Scenario: you’re deciding between two wedding dress vendors. One offers premium brands at affordable prices, and the other offers the country’s only 65-Step Wedding Dress Matching Test – which business piques your interest? In a competitive retail space where everybody offers ‘exceptional service’ and ‘superior quality’, your business needs a competitive advantage, called a value proposition.
What is a value proposition and why do I need one?
A value proposition tells customers why they should buy from your business over competitors – the more UNIQUE, the better. As Conversion XL says, a value proposition should explain how your product solves your customers’ problems or improves their situation (relevancy), and should deliver specific benefits (quantified value).
What goes into a value proposition?
A value proposition needs to be user-centric, focusing more on what your wedding customers need, rather than what your business offers. Performing customer surveys can be insightful in establishing what’s really important to your customers, versus what you think they value in a wedding vendor.
Surveying a sample of your clients might reveal that 85% are price-conscious, in which case a price-beat guarantee might form part of a powerful value proposition.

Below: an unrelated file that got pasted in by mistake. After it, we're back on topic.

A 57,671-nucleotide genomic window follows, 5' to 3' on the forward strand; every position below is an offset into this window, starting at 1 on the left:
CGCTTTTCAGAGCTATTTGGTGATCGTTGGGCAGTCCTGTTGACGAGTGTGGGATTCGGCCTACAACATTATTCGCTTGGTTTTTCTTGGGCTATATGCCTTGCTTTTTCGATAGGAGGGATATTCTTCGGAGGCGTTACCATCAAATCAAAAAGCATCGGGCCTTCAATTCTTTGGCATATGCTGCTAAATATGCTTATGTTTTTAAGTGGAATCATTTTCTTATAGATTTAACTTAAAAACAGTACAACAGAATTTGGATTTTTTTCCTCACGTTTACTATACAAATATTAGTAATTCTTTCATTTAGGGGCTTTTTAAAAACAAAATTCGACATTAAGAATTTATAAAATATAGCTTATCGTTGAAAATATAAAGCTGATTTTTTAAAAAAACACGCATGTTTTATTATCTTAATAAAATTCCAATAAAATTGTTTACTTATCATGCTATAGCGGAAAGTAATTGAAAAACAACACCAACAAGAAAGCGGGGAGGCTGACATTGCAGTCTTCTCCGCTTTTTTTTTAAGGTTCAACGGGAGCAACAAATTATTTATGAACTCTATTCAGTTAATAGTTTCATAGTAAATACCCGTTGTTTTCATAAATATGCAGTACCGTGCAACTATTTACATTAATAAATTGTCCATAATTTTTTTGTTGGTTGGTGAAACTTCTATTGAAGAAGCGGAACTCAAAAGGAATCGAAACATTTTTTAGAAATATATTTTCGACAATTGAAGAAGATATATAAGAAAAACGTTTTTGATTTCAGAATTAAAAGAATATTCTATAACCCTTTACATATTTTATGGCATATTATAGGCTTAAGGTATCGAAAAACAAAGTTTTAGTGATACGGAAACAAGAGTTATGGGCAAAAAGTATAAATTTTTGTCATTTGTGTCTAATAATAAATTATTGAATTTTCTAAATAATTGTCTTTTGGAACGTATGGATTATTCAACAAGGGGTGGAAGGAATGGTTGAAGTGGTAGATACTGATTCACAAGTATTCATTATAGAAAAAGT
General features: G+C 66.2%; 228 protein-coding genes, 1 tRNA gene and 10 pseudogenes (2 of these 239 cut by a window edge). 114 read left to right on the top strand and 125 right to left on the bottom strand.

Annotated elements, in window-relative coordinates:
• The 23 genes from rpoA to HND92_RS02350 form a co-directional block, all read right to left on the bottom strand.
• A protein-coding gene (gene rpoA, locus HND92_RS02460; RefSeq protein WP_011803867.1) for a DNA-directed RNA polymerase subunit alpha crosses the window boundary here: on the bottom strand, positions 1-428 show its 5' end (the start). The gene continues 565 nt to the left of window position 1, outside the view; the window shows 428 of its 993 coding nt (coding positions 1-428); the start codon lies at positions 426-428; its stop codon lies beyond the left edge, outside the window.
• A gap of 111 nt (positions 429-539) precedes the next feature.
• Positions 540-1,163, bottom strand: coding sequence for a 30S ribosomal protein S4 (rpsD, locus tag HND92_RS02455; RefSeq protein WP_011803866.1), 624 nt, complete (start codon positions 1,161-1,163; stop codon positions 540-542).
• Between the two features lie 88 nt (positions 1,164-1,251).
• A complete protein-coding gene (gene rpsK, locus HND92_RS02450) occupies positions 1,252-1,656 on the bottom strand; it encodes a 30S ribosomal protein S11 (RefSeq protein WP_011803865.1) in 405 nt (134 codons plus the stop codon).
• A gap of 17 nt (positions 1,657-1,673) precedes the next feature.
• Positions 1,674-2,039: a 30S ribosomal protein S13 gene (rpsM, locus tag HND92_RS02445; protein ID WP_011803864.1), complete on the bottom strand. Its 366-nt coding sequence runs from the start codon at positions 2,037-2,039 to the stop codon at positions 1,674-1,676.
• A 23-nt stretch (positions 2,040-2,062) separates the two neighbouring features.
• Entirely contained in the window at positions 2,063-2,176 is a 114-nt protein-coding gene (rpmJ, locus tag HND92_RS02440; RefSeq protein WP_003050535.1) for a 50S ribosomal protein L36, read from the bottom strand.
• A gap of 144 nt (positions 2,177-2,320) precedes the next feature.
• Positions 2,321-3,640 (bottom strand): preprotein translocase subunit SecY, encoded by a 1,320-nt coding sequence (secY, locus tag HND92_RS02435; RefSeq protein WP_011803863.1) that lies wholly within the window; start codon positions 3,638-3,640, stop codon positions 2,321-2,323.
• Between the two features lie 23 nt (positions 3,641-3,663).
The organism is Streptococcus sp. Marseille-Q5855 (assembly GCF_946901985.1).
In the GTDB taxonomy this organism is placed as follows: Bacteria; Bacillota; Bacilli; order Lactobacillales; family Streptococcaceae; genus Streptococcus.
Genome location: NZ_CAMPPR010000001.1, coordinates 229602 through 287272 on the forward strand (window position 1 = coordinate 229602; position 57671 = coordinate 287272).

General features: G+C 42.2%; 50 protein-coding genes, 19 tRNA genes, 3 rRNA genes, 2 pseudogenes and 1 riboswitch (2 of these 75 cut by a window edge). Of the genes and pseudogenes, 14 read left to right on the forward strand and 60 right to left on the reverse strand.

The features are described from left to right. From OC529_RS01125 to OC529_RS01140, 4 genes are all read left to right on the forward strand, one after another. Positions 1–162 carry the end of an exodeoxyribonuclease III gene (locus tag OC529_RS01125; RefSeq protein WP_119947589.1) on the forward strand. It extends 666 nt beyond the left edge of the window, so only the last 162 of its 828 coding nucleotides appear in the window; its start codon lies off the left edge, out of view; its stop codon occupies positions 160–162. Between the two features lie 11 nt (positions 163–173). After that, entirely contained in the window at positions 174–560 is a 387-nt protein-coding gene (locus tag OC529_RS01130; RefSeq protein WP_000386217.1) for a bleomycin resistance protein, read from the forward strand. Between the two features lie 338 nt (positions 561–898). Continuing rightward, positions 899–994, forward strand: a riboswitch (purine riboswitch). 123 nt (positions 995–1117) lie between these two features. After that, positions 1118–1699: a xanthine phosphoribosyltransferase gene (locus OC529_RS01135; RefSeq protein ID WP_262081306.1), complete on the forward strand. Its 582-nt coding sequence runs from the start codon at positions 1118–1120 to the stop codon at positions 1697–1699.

If they are more concerned with receiving purchases on time and ahead of their wedding date, a delivery guarantee might be enticing.
If indecision is a problem your customers face and a returns guarantee would give them peace of mind, this might be an attractive addition to your value proposition.
How do I create a value proposition?
To create a value proposition for your wedding business, complete the following steps:
- Competitor research: know what competitors are offering, particularly if you’re aiming for uniqueness. How do they position themselves in the market? What do they promise customers they will or won’t do? What can you offer or promise that none of your competitors are willing to do?
- Customer research: drawing from your personal experience or customer surveys, develop an understanding of WHO your target market is and create a profile or persona of your ideal customer.
- Benefits: get clear on the key benefits of using your product or service. These should directly address the needs and concerns expressed by clients in the surveys.
When you’ve completed these steps, use this value proposition template created by Geoff Moore to summarise your findings:
For_______________ (target customer) who _______________ (statement of the need or opportunity) our (product/service) is _______________ (product category) that (statement of benefit) _______________.
How should I structure my value proposition:
Using the sentence created above, flesh it out to include some key messages for presenting your newly formed value proposition on your website. Hubspot suggests that a value proposition is one of the most important conversion factors, and the very first thing people should see when they land on your site. The components of a solid value proposition include:
- heading: describing the end benefit that you offer to customers
- subheading: detailed explanation of what you offer to whom and why